Political Matters: June 2018

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Resisting oil pipelines

Native-led resistance to oil pipeline projects is rising, and the focus is on Minnesota and British Columbia. In the North Star State, there’s growing opposition to the Enbridge Line 3 Replacement Program, as the Calgary-based pipeline company calls its project.

There is an existing Line 3 oil pipeline bringing tar sands crude oil from Alberta to Superior, Wisconsin. Enbridge would like to replace that 50-year old pipeline with a new larger pipe, which would run along a different corridor in Minnesota – skirting the present pipeline’s route through the Leech Lake and Fond du Lac reservations. What the company calls the “American component” of the proposed Line 3 project will cost $2.9 billion.
As Winona LaDuke reported in The Circle, Administrative Law Judge Anne O’Reilly recommended, on April 23, that Enbridge be allowed to build a replacement pipeline; however, she said that it should be built in the existing corridor of pipelines running across Minnesota to Superior. The judge also noted that “she could not order sovereign tribes to grant an easement,” LaDuke wrote.

Both Enbridge and the Leech Lake Band objected to the judge’s recommendation that a new pipeline be routed through the old corridor. Enbridge, in a filing with the Minnesota Public Utilities Commission in early May, called the judge’s recommendation “fatally flawed,” because the pipeline “cannot be built over the known and express opposition of the Leech Lake Band of Ojibwe, a sovereign nation having jurisdiction over portions of that route,” according to a report by Dan Kraker of Minnesota Public Radio (MPR).

And MPR also reported that the Leech Lake Band called the judge’s recommendation “the worst of all route alternatives because it completely disregards both the Band’s sovereignty and the real safety and environmental issues” posed by building a new line along the current route. The Line 3 route covers some 40 miles of the reservation, including the most bountiful wild rice waters in Minnesota.

In British Columbia resistance is mounting to the Trans Mountain Expansion Project, a $7.4 billion scheme to shuttle tar sands sludge through a pipeline to the West Coast. Kinder Morgan, an “energy infrastructure” firm with its headquarters in Houston, Texas, is behind the Trans Mountain project.

“New tar sands pipelines have been met by insurmountable resistance, including the 10-year-long and counting resistance to TransCanada’s Keystone XL pipeline,” Tara Houska and Stewart Phillip recently wrote in the Houston Chronicle. “Indigenous-led movements stopped two other Canadian tar sands pipelines: TransCanada’s Energy East to Canada’s East Coast and Enbridge’s Northern Gateway to its West Coast. Trans Mountain Expansion and [Enbridge’s] Line 3 can expect the same fate.”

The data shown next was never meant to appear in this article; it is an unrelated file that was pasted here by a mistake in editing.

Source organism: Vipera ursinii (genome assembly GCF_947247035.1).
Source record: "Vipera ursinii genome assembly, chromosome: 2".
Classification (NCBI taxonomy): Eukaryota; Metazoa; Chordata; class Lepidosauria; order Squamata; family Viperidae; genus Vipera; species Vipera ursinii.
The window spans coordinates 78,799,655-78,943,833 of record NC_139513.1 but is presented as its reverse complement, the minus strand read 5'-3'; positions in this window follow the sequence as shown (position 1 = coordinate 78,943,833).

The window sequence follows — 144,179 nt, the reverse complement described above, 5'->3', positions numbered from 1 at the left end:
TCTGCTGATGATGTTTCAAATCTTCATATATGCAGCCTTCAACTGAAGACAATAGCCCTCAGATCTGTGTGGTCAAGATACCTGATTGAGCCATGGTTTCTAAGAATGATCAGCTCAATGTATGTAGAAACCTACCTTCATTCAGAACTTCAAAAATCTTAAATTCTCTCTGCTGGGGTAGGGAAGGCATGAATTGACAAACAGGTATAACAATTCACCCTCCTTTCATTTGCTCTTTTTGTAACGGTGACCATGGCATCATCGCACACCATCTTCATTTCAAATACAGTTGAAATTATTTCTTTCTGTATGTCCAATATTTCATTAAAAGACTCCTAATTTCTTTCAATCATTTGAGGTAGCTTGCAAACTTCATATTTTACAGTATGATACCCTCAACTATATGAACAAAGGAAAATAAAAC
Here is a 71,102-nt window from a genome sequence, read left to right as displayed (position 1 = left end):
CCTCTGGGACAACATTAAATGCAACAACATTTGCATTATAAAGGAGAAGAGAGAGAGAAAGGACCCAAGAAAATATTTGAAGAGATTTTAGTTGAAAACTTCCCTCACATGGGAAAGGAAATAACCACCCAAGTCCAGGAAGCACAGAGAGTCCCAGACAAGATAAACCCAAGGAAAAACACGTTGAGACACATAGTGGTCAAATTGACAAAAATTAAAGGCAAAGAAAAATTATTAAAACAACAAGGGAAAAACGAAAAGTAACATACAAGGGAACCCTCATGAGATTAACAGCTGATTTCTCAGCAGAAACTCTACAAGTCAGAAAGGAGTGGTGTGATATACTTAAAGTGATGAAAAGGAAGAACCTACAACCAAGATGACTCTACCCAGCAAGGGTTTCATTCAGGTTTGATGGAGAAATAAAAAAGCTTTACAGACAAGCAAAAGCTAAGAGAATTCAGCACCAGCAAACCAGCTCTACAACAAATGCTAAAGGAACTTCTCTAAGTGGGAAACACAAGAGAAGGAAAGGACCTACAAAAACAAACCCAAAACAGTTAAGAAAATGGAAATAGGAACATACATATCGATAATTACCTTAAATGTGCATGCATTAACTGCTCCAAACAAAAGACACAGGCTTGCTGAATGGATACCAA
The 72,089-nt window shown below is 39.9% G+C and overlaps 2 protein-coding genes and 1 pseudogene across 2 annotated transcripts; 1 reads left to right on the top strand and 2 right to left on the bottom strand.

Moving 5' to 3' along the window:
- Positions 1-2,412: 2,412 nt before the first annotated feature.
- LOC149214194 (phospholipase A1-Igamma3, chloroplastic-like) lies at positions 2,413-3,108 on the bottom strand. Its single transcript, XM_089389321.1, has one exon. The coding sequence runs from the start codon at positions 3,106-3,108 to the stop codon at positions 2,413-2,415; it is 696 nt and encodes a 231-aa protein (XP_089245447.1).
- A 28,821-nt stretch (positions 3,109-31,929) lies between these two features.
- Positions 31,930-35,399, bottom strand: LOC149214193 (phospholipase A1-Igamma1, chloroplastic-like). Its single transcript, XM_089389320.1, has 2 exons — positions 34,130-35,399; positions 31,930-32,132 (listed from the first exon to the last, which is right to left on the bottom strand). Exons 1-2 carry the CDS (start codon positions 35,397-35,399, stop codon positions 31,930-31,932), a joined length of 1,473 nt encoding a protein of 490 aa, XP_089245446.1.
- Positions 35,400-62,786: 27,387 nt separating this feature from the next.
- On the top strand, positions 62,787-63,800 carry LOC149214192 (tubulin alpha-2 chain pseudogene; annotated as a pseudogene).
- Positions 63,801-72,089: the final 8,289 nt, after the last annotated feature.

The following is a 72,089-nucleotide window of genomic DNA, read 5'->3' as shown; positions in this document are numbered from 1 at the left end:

Houska is a member of the Couchiching First Nation and national campaign director for Honor the Earth; Phillip is the president of the Union of British Columbia Chiefs.
The authors explained that the Trans Mountain Expansion “would transport an extra 590,000 barrels per day of bitumen, diluted with toxic chemicals, to the western coast of British Columbia, increasing tanker traffic seven-fold. The terminus point is metro-Vancouver where approximately 2.4 million people would be impacted.”

Houska and Phillip wrote that both the Trans Mountain Expansion and Line 3 pipelines “ignited furious opposition. Resistance is particularly fierce in British Columbia and Minnesota, all in defense of the water, the climate and Indigenous rights. A total of 150 Indigenous Nations along the proposed pipeline routes and beyond signed the Treaty Alliance Against Tar Sands Expansion and pledged to ensure tar sands oil remains in the ground.”

The authors add that opposition to these two pipeline projects has been “spearheaded by Indigenous women” and has gained “widespread and diverse support.”

My first foray into activism that involved environmental protection and defense of treaty rights was with the Black Hills Alliance, which in the late-1970s and early ’80s beat back the grand plans of energy companies to turn the Black Hills into a “national sacrifice area” for the energy needs of the United States. Coal and uranium mining and processing, and a nuclear energy center with up to 12 reactors in one site were on the drawing board.

In the aftermath of Wounded Knee II and a regime of federal counter-insurgency warfare on the Pine Ridge and Rosebud reservations, the American Indian Movement and traditional Lakota were adept at resistance to corporate land grabs. The Black Hills Alliance created a coalition of Indians, ranchers and environmentalists to defeat the energy companies.

Enbridge, Kinder Morgan and their ilk have huge financial resources and can bide their time in pursuit of their projects. Stopping these companies will require an organized, creative and committed corps of activists. Of course, the stakes – the survival of our planet – are great.